US 4294204 A
A vehicle speed limiting device is designed for use with diesel engines, particularly those in over-the-road trucks. A D.C. pulse generator is attached at the wheel or transmission speedometer pickup and provides a signal to a speed switch which includes a frequency-to-voltage converter which processes the pulse signal. The converter output is then compared to a reference voltage corresponding to a predetermined speed limit, generally 55 miles an hour. When the vehicle speed and corresponding voltage exceeds the reference voltage and speed, the comparator operates a relay which opens or closes a solenoid valve in the fuel supply line of the truck. In most applications, the solenoid valve is placed between the fuel pump and the injector and fuel flow is diverted from the injectors to the upstream side of the pump. A small amount of fuel is allowed to continue to the injectors to provide for proper lubrication thereof.
1. A Vehicle Speed Limiting Device for use with diesel vehicles having fuel injection systems, said speed limiting device comprising:
means for measuring the speed of said vehicle;
means for comparing the output of said vehicle speed measuring means to a predetermined speed; and
means responsive to said comparing means for interrupting of fuel flow through said injection system when said vehicle speed exceeds said predetermined speed, said interrupting means comprising a valve having an inlet and selectable first and second outlets, said injection system having a fuel pump and injector nozzles, said fuel pump having an inlet and an outlet, said valve inlet being connected to said pump outlet, said valve first outlet being connected to said injector nozzles and said valve second outlet being connected to said pump inlet and said injector nozzles, said second outlet directing a minimal amount of fuel to said nozzles and a great majority of the fuel to said pump inlet, said minimal amount having a pressure of at least 18 p.s.i.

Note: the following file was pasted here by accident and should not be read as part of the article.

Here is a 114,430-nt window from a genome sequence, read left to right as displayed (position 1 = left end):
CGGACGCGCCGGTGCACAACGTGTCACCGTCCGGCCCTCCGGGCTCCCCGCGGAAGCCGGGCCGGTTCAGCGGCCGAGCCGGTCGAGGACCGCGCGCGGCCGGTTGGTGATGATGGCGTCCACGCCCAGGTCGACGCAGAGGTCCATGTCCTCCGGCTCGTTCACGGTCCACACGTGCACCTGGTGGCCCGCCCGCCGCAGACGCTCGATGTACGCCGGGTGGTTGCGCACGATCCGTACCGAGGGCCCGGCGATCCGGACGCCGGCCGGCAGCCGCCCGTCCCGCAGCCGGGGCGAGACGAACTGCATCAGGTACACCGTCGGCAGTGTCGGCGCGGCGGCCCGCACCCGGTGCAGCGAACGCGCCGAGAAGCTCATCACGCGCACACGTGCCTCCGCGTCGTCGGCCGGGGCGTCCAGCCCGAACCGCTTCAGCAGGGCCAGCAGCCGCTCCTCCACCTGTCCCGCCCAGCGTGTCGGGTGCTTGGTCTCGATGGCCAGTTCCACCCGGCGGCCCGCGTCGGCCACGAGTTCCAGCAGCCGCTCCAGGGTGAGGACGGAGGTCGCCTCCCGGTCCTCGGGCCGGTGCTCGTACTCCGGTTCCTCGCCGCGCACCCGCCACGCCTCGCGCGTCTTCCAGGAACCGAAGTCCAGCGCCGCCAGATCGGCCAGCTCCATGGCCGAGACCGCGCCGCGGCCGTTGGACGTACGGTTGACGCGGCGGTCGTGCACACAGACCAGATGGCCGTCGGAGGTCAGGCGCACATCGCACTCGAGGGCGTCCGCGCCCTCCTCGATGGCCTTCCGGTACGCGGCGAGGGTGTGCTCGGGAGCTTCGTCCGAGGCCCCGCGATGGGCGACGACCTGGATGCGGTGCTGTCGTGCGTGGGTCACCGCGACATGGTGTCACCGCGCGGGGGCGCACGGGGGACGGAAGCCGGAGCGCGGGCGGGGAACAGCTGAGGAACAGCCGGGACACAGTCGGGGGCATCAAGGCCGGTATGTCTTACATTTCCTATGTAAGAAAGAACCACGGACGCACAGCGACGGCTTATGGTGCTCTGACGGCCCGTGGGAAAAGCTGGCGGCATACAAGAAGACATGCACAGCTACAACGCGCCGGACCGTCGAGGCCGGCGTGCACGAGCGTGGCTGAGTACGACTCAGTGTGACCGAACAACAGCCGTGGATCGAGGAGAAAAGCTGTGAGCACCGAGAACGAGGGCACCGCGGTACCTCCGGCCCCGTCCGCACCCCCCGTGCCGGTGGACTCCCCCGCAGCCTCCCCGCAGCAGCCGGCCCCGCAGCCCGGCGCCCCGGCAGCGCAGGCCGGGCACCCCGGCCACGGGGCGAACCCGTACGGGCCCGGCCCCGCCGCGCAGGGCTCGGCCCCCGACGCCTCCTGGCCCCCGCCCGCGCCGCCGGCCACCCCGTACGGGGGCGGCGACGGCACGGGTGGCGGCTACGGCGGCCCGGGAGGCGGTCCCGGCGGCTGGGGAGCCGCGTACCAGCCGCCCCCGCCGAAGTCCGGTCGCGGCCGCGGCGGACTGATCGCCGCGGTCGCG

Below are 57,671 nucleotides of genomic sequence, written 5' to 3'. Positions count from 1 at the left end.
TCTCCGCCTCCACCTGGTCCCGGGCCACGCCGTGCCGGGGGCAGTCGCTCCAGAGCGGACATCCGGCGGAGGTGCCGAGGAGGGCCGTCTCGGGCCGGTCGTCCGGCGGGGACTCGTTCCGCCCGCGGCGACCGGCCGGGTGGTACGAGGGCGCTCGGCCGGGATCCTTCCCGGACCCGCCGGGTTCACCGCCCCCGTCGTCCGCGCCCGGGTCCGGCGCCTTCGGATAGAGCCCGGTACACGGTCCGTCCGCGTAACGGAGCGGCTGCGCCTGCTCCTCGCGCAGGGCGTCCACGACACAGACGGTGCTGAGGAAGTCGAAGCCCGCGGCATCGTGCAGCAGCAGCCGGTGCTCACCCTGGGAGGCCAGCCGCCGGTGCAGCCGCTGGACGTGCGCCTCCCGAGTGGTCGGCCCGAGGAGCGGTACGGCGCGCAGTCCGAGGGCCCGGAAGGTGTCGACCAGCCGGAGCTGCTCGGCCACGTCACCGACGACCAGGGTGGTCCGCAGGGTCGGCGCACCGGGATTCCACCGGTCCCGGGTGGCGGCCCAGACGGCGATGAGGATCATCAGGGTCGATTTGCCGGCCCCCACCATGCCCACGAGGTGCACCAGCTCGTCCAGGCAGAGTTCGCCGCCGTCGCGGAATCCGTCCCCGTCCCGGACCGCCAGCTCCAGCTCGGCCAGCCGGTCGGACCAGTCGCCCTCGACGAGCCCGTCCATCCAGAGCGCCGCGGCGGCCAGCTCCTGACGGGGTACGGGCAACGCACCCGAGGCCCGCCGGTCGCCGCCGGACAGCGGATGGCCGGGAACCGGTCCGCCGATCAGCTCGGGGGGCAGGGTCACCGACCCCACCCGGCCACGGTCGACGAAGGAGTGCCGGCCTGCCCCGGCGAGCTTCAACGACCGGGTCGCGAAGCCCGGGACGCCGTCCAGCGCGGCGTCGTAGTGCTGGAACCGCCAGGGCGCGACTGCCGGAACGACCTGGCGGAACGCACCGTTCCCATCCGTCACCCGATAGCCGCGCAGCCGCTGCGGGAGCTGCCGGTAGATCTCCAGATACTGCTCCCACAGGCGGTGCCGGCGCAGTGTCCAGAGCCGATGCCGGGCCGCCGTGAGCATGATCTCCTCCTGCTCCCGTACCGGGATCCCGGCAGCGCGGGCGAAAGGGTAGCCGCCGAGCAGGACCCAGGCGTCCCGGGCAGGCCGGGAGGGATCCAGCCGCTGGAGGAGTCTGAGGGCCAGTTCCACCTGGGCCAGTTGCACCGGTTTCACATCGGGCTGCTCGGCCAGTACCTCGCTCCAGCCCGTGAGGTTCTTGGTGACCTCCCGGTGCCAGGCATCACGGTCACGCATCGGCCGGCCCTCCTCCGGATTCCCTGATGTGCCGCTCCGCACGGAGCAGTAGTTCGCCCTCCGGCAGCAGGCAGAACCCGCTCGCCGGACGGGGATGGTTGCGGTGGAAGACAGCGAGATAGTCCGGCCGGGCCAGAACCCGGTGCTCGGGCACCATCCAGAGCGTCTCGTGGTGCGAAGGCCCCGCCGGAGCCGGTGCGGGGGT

2. A Vehicle Speed Limiting Device of claim 1 wherein said vehicle has a speedometer drive and said measuring means comprises a D.C. pulse generator connected to said speedometer drive.
3. A Vehicle Speed Limiting Device of claim 2 wherein said measuring means further comprises a frequency-to-voltage converter connected to said pulse generator, said converter producing an output voltage corresponding to said vehicle speed.
4. A Vehicle Speed Limiting Device of claim 3 wherein said comparing means includes means for producing a reference voltage corresponding to said predetermined speed.
5. A Vehicle Speed Limiting Device of claim 4 wherein said interrupting means further comprises means for providing a hysteresis effect so that when said interrupting means becomes operative normal fuel flow is not resumed until said vehicle speed drops a predetermined level below said predetermined speed.
The recent shortage of fossil fuels and the rising prices of those fuels has made it increasingly important to conserve energy. Further, the imposition of the 55-mile an hour speed limit has added the force of law behind the efforts to conserve fuel. Thus it is desirable to have a device which will limit the speed of the vehicle in an accurate fashion with a device that is reliable and relatively impervious to tampering by the operator or the mechanic.